A fossil-fuel power station is a type of power station that burns fossil fuels such as coal, natural gas or petroleum (oil) to produce electricity. Central station fossil-fuel power plants are designed on a large scale for continuous operation. In many countries, such plants provide most of the electrical energy used.
Fossil fuel power stations have rotating machinery to convert the heat energy of combustion into mechanical energy, which then operates an electrical generator. The prime mover may be a steam turbine, a gas turbine or, in small plants, a reciprocating internal combustion engine. All plants use the energy extracted from expanding gas - steam or combustion gases. A very few MHD generators have been built which directly convert the energy of moving hot gas into electricity.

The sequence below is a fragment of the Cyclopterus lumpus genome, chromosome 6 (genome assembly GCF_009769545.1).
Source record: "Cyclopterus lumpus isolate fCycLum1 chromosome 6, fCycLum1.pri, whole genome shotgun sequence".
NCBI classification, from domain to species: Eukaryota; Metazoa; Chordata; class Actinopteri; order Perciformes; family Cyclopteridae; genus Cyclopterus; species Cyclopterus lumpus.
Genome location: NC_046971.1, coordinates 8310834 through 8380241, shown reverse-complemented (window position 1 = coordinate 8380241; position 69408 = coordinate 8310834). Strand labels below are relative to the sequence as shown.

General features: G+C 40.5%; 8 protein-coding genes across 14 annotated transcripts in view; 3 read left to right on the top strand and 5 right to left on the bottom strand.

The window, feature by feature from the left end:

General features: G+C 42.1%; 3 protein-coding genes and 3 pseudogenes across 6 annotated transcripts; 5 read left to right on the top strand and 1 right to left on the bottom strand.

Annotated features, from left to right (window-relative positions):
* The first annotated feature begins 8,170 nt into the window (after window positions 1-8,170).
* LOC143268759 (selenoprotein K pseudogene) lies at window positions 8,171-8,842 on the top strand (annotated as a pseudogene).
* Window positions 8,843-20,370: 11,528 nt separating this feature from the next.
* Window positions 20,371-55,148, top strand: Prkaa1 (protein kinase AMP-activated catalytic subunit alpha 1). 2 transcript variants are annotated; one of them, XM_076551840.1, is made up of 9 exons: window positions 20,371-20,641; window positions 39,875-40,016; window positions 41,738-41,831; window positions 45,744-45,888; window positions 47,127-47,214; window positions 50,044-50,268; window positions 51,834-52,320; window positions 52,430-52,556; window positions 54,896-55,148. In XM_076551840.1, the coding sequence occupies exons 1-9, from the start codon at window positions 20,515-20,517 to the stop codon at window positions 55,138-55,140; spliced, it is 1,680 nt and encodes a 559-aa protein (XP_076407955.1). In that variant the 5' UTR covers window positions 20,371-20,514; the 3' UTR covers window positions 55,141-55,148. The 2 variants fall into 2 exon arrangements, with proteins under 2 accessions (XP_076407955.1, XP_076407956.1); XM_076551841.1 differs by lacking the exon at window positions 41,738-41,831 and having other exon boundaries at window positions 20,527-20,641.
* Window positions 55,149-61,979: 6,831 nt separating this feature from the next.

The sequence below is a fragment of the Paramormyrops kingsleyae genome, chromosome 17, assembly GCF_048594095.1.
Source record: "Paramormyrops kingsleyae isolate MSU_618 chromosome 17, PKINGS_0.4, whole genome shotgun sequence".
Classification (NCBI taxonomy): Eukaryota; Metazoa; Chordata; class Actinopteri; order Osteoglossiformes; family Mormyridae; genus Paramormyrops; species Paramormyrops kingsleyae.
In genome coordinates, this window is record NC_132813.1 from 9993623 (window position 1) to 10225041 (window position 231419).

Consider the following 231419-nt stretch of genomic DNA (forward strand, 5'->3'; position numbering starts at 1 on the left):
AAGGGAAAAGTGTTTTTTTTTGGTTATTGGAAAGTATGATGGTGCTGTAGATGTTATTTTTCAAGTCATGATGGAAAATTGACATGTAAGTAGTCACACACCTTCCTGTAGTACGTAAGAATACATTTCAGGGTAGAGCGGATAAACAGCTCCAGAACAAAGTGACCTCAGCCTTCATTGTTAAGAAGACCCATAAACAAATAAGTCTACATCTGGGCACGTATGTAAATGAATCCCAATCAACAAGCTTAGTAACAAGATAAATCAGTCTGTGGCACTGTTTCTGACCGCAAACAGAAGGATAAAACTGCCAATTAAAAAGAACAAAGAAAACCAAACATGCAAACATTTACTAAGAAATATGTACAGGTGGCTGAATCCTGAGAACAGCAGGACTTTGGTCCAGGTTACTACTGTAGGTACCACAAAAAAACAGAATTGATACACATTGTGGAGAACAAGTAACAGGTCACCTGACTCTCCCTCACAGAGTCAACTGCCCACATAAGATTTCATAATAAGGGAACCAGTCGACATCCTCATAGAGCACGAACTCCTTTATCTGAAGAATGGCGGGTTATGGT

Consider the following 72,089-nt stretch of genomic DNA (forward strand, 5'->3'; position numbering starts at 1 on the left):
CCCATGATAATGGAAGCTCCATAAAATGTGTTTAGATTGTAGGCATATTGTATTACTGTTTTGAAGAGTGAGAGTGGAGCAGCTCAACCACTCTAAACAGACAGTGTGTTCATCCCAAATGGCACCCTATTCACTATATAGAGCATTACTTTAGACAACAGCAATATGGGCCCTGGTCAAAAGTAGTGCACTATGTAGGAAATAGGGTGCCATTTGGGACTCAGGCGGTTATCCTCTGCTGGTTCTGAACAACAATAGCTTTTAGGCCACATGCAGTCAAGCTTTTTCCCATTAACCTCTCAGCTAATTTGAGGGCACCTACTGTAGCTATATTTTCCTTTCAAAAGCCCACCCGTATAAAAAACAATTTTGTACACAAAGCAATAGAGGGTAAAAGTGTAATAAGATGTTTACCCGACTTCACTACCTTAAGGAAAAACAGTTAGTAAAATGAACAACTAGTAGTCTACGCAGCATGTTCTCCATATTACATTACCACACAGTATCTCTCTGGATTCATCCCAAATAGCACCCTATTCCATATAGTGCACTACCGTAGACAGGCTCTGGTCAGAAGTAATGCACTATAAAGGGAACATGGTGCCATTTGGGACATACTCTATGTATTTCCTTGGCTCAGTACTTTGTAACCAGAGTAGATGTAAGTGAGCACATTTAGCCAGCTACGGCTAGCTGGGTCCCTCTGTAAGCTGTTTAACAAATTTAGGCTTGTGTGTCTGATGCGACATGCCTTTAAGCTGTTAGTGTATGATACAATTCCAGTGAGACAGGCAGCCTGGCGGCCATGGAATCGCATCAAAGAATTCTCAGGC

Byproducts of thermal power plant operation must be considered in their design and operation. Waste heat energy, which remains due to the finite efficiency of the Carnot, Rankine, or Diesel power cycle, is released directly to the atmosphere, directly to river or lake water, or indirectly to the atmosphere using a cooling tower with river or lake water used as a cooling medium. The flue gas from combustion of the fossil fuels is discharged to the air. This gas contains carbon dioxide, water vapour, as well as substances such as elemental nitrogen, nitrogen oxides, sulfur oxides, mercury, traces of other metals, and, for coal-fired plants, fly ash. Solid waste ash from coal-fired boilers must also be removed. Some coal ash can be recycled for building materials.